“Deliver them that are drawn unto death; and those that are ready to be slain wilt thou forbear to rescue?” (Proverbs 24:11)
The Jewish National Fund (JNF) brought former Hamas captive Gilad Shalit to Canada for a four-city speaking tour earlier this month. The tour, which was announced in June, stirred up some controversy among different local Jewish organizations.
B’nai Brith Canada expressed its concern via its newspaper, The Jewish Tribune. Both in its journalistic reporting and its letters to the editor section, it tried to portray a near-universal belief that Shalit’s capture was due to his own mistakes and as such, treating him as a hero demonstrated weakness rather than strength on Israel’s part.
“What is the message that he will be bringing to Canadians?” said Frank Dimant, CEO of B’nai Brith Canada.
The paper’s Israel correspondent, Atara Beck, reiterated the IDF’s official investigation findings, which indicated Shalit was not attentive at the briefing before the patrol, did not fire on the terrorists and was not aware of fellow soldiers in the area. Two soldiers, Hanan Barak and Pavel Slutzker, were killed in the attack which resulted in Shalit’s capture. Shalit remained in captivity for over five years before being traded for more than 1,000 imprisoned terrorists in a controversial deal.
Letter-writer Harry Smith of Montreal had this to say about the upcoming tour: “Perhaps it is the Palestinians residing in Canada who should be given front row seats. They surely would bask in the glory of our shame. This young man is, by his own admission, a stumblebum. He could not be bothered to even bring his weapon out of his vehicle. In fact, he never bothered listening to instructions. He anticipated stumbling his way through army service.… What were his superiors thinking? Why didn’t they just put him on kitchen duty? A few more like this hero and Israel will cease to exist.”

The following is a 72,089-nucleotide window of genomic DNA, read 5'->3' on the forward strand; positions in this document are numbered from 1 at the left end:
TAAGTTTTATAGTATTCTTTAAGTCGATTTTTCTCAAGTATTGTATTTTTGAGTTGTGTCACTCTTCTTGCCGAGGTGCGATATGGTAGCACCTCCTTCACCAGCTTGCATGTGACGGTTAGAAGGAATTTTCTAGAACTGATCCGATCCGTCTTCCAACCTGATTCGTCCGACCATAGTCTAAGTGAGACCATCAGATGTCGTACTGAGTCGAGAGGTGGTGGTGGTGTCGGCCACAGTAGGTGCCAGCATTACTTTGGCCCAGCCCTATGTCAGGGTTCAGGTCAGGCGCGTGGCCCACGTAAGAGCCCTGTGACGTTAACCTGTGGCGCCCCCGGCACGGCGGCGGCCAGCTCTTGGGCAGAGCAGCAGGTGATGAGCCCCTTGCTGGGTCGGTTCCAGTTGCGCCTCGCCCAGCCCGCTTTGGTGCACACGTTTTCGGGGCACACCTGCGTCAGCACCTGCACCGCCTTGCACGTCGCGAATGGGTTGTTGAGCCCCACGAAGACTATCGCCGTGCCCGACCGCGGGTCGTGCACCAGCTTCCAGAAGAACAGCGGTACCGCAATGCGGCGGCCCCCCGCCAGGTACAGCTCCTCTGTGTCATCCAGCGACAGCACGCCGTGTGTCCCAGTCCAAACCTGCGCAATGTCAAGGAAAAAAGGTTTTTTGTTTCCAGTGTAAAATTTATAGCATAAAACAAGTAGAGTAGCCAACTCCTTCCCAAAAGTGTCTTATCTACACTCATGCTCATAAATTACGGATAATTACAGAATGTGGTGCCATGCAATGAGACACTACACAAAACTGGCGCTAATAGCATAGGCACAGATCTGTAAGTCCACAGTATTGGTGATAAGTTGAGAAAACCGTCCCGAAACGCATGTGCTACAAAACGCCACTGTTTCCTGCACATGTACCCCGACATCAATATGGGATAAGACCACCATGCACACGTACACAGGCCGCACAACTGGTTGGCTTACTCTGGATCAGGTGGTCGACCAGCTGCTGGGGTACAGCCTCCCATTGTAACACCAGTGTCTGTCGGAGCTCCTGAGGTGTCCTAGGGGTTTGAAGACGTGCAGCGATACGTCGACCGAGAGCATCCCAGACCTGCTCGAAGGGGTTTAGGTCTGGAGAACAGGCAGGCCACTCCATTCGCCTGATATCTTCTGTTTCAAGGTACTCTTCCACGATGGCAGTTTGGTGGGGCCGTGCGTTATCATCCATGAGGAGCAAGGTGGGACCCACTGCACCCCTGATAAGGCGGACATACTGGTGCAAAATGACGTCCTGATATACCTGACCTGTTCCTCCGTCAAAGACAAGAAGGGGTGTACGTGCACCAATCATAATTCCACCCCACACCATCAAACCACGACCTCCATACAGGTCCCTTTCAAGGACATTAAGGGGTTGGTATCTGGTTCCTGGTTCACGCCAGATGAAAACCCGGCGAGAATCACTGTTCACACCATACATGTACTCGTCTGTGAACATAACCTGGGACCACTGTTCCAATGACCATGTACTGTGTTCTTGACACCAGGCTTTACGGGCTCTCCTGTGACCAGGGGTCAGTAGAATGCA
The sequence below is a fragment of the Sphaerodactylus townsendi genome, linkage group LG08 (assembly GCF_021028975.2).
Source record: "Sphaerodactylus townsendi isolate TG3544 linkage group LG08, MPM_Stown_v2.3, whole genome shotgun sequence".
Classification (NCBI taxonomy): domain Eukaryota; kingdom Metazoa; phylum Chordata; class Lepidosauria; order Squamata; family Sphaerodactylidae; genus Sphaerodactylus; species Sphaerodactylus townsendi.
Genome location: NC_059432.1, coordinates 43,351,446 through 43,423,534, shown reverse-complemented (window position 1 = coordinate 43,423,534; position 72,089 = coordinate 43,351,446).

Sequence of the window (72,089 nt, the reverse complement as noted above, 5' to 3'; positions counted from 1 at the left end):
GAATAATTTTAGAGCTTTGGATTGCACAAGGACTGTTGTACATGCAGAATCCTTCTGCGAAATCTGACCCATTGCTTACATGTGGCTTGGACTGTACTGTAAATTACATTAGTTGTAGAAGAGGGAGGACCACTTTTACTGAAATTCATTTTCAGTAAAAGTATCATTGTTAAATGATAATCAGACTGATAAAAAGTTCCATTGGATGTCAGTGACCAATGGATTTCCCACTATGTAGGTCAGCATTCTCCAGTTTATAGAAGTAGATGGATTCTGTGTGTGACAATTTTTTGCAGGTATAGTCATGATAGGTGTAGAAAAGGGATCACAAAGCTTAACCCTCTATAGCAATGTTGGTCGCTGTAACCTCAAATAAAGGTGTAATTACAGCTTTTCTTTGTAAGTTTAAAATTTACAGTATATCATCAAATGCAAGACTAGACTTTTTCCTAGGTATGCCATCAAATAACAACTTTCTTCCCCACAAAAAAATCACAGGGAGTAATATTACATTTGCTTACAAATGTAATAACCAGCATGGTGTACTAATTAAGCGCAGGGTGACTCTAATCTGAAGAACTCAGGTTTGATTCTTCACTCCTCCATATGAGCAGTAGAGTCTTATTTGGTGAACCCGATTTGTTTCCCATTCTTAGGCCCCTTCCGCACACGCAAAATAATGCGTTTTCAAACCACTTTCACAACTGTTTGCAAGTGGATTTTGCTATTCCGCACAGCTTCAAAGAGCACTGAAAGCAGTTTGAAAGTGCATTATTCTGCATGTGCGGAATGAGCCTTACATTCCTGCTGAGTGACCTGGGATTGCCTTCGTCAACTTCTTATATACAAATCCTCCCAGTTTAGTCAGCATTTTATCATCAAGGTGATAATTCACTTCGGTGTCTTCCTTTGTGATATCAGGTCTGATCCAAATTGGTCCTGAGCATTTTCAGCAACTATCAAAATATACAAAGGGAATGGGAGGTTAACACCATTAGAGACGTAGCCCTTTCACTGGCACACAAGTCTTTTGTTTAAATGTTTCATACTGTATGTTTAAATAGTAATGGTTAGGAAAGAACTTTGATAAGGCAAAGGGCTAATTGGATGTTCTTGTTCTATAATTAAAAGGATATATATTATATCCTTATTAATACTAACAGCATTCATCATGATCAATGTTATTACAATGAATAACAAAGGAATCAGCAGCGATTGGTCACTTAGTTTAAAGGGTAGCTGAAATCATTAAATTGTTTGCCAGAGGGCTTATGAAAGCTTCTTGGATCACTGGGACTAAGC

“To me the heroes of Israel are people like Natan Sharansky [an Israeli politician, once jailed by the Soviet Union for spying]. They’re heroes like Yonatan Netanyahu [the late brother of Benjamin, Israel’s Prime Minister, killed during a raid to free hostages in Uganda]. There are heroes who are standing on the front line every day. Mr. Shalit, sadly, sadly, was taken captive and was manipulated effectively by the enemy as a bargaining tool,” Mr. Dimant said. He suggested his story will inspire more kidnapping efforts.
However, not everyone shares this negative view of Shalit. JNF CEO Josh Cooper said, “The response to it has been overwhelmingly positive.” Back in June, he anticipated sold-out crowds in all four cities, saying that communities that had been left off the tour had contacted JNF to request they be added.
“I think bringing Gilad Shalit to Canada is a tremendous opportunity to engage and celebrate life. We never leave anybody behind, and we didn’t,” Cooper stated. “I don’t think there was a Jewish person on the planet who didn’t pray for his safe return, and now we have it.”
3,000 people showed up to hear him speak in Toronto. “I’m so thankful that you counted the days of my captivity and never forgot about me,” Shalit told them, in halting English. “I was not even a religious Jew but I appreciated your prayers. I am inspired by your commitment.”
After he spoke, Shalit was presented with a Toronto Maple Leafs hockey jersey, printed with the number 18 (symbolizing life in Jewish tradition), a nod to his love of sports.
In Montreal, high school student Shira Perton felt privileged to meet Shalit and present him with an award. “When you think of superheroes, you think of Superman, Batman, Wonderwoman; but what many people fail to realize is that there are superheroes all around us! Firefighters, policemen, teachers, friends, YOU! Gilad Shalit is a true superhero. Being able to speak and present him with an award was truly a phenomenal experience. I was looking into the face of a true superhero. He didn’t need a special costume to show it or a special name; he is Gilad Shalit, a hero and a symbol of hope for all Israeli soldiers, Jews and people worldwide. For five years, my family and I lit candles, set a place at our pesach seder and said Tehilim [Psalms] for him. Gilad was like one of our family members and we hoped for his return. Once it happened, we rejoiced. Being able to see him that night made me realize that our prayers did not go unanswered and that there is a G-d who listens and helps. This was a truly eye-opening experience that will forever stay in my memory.”